4. Discussion

In the context of the ongoing COVID-19 pandemic, the development of new technologies for early detection of the virus and determination of the body’s response to the virus, complementing the laborious PCR testing and expanding the range of diagnostic techniques, is a priority area of research worldwide. Rapid lateral flow assay is a valuable tool for diagnosing and monitoring various diseases [39,40,41,42]. To date, rapid diagnostics of COVID-19 to determine the antigen and the presence of IgG/IgM antibodies to SARS-CoV-2 to prevent the spread of the virus is carried out using lateral flow tests [43,44]. In parallel, other methods of virus identification are being developed, including electrochemical sensors, colorimetric tests, and SERS sensors [45,46,47]. The latter has limitations associated with complex procedures for preparing the metal substrate, and in the case of direct SERS detection, with the difficulty of obtaining an intrinsic spectrum of the target analyte.
This study offers an integrated approach of lateral flow assay with a highly sensitive SERS detection, where the concentration of the analyte in one place and its highly specific determination is provided by the immunochemical principles of the analysis. The AuNP modified by MBA and conjugated with anti-RBD MAb were used as a SERS nanotag for quantitative LFIA detection. Compared to the preparation of SERS substrates, ensuring the reproducibility of SERS biosensors, the colloidal gold solution used in this work is easy to synthesize, is homogeneous, and allows for the measurements of AuNPs-based SERS nanotags on portable Raman spectrometers with high laser power and long exposure times. To achieve high analytical characteristics, the concentration of the reporter molecule and MAb in the SERS nanotag as well as the type of analytical membrane were optimized. Summarizing the results obtained, the proposed SERS-based LFIA demonstrates good performance for the detection of spike RBD protein and exhibits the effectiveness for identifying spike RBD protein in the viral lysate.
Comparison of the analytical performance of the developed SERS-based LFIA with those obtained by the membrane-based tests for detection of RBD of surface S-protein of SARS-CoV-2 is shown in Table 1. According to the overviewed membrane-based immunoassay techniques, the proposed SERS-based LFIA demonstrates comparable, and in some cases, superior performance for RBD determination.

5. Conclusions

In this study, the SERS-based LFIA, combining the specificity and rapidity of traditional ELISA and LFIA methods with susceptible SERS readout technique, was developed for SARS-CoV-2 spike RBD protein detection. Comparison of the three immunoassay formats revealed a decrease in the order of magnitude in the antigen detection limit after quantitative measurement of the Raman intensities of the captured SERS nanotag. The SERS-based LFIA allows for the quantitative determination of RBD in 20 min. The developed SERS-based LFIA was validated by spike RBD protein determination in inactivated SARS-CoV-2 virions. In summary, the proposed SERS-based LFIA is an alternative and complementary approach to current laboratory methods providing early, rapid, and on-site diagnosis of COVID-19.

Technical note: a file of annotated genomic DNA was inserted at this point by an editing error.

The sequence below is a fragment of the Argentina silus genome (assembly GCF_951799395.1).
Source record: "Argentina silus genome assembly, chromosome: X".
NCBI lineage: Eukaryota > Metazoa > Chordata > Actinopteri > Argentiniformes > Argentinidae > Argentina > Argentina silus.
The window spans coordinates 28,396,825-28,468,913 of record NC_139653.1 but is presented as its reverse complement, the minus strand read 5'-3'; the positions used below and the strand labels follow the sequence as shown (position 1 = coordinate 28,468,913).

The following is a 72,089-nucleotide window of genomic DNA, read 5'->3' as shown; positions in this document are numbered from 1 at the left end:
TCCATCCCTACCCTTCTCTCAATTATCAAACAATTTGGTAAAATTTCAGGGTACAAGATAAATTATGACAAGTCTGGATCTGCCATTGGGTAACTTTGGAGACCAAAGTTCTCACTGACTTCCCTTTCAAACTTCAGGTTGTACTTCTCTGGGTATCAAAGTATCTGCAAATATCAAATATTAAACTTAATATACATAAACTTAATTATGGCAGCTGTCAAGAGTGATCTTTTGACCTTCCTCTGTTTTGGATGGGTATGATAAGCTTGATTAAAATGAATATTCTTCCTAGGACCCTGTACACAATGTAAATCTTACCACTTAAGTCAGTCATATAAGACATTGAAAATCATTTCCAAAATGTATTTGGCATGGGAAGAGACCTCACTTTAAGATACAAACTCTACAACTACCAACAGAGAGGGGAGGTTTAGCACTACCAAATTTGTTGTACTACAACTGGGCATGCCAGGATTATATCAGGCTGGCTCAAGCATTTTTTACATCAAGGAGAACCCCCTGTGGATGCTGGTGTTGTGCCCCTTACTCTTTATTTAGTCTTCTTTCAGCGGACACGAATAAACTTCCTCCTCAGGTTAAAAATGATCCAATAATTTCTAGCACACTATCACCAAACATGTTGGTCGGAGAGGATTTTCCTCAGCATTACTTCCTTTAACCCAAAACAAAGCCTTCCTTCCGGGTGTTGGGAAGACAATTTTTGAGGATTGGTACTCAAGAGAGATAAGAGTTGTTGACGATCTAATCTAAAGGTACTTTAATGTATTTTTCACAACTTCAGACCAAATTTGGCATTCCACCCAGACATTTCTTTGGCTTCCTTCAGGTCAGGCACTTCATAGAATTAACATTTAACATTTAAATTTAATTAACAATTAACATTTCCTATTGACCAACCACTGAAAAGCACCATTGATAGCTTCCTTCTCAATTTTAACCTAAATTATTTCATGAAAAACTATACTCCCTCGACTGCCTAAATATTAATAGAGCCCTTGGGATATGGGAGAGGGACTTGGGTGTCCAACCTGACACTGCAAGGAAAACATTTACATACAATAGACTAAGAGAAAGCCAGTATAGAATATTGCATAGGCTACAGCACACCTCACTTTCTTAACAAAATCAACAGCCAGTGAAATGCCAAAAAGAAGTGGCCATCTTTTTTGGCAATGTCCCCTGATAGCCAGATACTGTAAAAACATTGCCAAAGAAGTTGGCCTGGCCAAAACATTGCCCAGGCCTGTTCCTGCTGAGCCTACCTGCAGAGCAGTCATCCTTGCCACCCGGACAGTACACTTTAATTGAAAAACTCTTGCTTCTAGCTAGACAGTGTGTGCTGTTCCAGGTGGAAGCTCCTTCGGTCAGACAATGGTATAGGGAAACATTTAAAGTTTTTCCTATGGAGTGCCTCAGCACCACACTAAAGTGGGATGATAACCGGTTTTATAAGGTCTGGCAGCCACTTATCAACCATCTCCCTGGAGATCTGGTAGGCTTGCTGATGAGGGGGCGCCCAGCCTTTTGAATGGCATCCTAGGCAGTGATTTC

Author Contributions

Conceptualization, K.V.S., N.A.B. and B.B.D.; methodology, N.G.K. and B.B.D.; validation, K.V.S., N.A.B. and S.F.B.; formal analysis, K.V.S. and A.V.Z.; investigation, K.V.S., N.A.B. and B.N.K.; resources, S.F.B. and B.B.D.; data curation, A.V.Z. and B.B.D.; writing—original draft preparation, K.V.S.; writing—review and editing, all authors; visualization, K.V.S., N.A.B., B.N.K.; supervision, B.B.D.; project administration, S.F.B. and B.B.D.; funding acquisition, S.F.B. and B.B.D. All authors have read and agreed to the published version of the manuscript.


This research was funded by the Ministry of Science and Higher Education of Russia, grant number 075-15-2019-1671, 31 October 2019.

Institutional Review Board Statement

Not applicable.

Informed Consent Statement

Not applicable.

Data Availability Statement

Data are presented in the article. Initial instrumental output data are available upon request from corresponding author.

Conflicts of Interest

The authors declare no conflict of interest.


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Figure 1. Schematic principle of SERS-based LFIA for RBD protein detection using SERS nanotag.
Figure 1. Schematic principle of SERS-based LFIA for RBD protein detection using SERS nanotag.
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Figure 2. TEM image of bare AuNPs (A) and MBA-modified AuNP (B). (C) Absorbance spectra of bare AuNP (1) and AuMBA at 1 µM (2), 3 µM (3), 5 µM (4), and 10 µM (5) concentrations. The inset shows an enlarged portion of spectra.
Figure 2. TEM image of bare AuNPs (A) and MBA-modified AuNP (B). (C) Absorbance spectra of bare AuNP (1) and AuMBA at 1 µM (2), 3 µM (3), 5 µM (4), and 10 µM (5) concentrations. The inset shows an enlarged portion of spectra.